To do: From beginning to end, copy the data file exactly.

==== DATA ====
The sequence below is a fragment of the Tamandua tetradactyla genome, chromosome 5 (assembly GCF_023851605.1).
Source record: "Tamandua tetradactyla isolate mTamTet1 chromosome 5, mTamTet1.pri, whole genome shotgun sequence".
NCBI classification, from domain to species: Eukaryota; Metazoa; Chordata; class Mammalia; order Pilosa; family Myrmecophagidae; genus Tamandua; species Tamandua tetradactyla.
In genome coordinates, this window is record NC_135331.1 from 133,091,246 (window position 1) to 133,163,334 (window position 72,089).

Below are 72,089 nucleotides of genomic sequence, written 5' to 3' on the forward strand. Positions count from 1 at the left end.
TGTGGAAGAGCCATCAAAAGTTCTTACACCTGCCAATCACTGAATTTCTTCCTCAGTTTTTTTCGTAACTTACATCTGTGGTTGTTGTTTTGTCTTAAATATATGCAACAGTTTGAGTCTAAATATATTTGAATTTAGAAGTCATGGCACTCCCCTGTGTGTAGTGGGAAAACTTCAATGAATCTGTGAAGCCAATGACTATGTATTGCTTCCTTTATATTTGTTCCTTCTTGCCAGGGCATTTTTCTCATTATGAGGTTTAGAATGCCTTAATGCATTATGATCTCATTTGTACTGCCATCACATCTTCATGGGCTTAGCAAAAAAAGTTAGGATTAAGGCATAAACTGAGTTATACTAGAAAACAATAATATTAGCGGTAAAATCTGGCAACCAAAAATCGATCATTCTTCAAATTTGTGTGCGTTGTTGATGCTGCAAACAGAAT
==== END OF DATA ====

The sequence below is a fragment of the Tamandua tetradactyla genome, chromosome 5 (assembly GCF_023851605.1).
Source record: "Tamandua tetradactyla isolate mTamTet1 chromosome 5, mTamTet1.pri, whole genome shotgun sequence".
NCBI classification, from domain to species: Eukaryota; Metazoa; Chordata; class Mammalia; order Pilosa; family Myrmecophagidae; genus Tamandua; species Tamandua tetradactyla.
In genome coordinates, this window is record NC_135331.1 from 133,091,246 (window position 1) to 133,163,334 (window position 72,089).

Below are 72,089 nucleotides of genomic sequence, written 5' to 3' on the forward strand. Positions count from 1 at the left end.
TGTGGAAGAGCCATCAAAAGTTCTTACACCTGCCAATCACTGAATTTCTTCCTCAGTTTTTTTCGTAACTTACATCTGTGGTTGTTGTTTTGTCTTAAATATATGCAACAGTTTGAGTCTAAATATATTTGAATTTAGAAGTCATGGCACTCCCCTGTGTGTAGTGGGAAAACTTCAATGAATCTGTGAAGCCAATGACTATGTATTGCTTCCTTTATATTTGTTCCTTCTTGCCAGGGCATTTTTCTCATTATGAGGTTTAGAATGCCTTAATGCATTATGATCTCATTTGTACTGCCATCACATCTTCATGGGCTTAGCAAAAAAAGTTAGGATTAAGGCATAAACTGAGTTATACTAGAAAACAATAATATTAGCGGTAAAATCTGGCAACCAAAAATCGATCATTCTTCAAATTTGTGTGCGTTGTTGATGCTGCAAACAGAAT